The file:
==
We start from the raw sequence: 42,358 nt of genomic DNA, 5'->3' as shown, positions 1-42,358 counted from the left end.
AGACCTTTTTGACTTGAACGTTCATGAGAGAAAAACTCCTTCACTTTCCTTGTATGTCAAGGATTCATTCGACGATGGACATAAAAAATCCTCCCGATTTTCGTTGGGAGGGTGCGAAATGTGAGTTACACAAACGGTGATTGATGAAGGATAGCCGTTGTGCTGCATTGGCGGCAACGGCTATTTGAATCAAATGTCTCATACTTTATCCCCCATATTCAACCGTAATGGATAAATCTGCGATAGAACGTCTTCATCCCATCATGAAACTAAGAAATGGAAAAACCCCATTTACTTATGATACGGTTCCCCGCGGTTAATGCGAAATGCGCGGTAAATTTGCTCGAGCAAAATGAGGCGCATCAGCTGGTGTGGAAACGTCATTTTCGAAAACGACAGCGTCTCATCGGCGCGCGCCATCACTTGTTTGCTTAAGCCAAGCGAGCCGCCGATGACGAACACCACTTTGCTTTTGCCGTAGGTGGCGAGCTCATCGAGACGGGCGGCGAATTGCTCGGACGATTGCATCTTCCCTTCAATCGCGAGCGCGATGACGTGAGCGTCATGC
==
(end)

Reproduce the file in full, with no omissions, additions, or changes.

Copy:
We start from the raw sequence: 42,358 nt of genomic DNA, 5'->3' as shown, positions 1-42,358 counted from the left end.
AGACCTTTTTGACTTGAACGTTCATGAGAGAAAAACTCCTTCACTTTCCTTGTATGTCAAGGATTCATTCGACGATGGACATAAAAAATCCTCCCGATTTTCGTTGGGAGGGTGCGAAATGTGAGTTACACAAACGGTGATTGATGAAGGATAGCCGTTGTGCTGCATTGGCGGCAACGGCTATTTGAATCAAATGTCTCATACTTTATCCCCCATATTCAACCGTAATGGATAAATCTGCGATAGAACGTCTTCATCCCATCATGAAACTAAGAAATGGAAAAACCCCATTTACTTATGATACGGTTCCCCGCGGTTAATGCGAAATGCGCGGTAAATTTGCTCGAGCAAAATGAGGCGCATCAGCTGGTGTGGAAACGTCATTTTCGAAAACGACAGCGTCTCATCGGCGCGCGCCATCACTTGTTTGCTTAAGCCAAGCGAGCCGCCGATGACGAACACCACTTTGCTTTTGCCGTAGGTGGCGAGCTCATCGAGACGGGCGGCGAATTGCTCGGACGATTGCATCTTCCCTTCAATCGCGAGCGCGATGACGTGAGCGTCATGC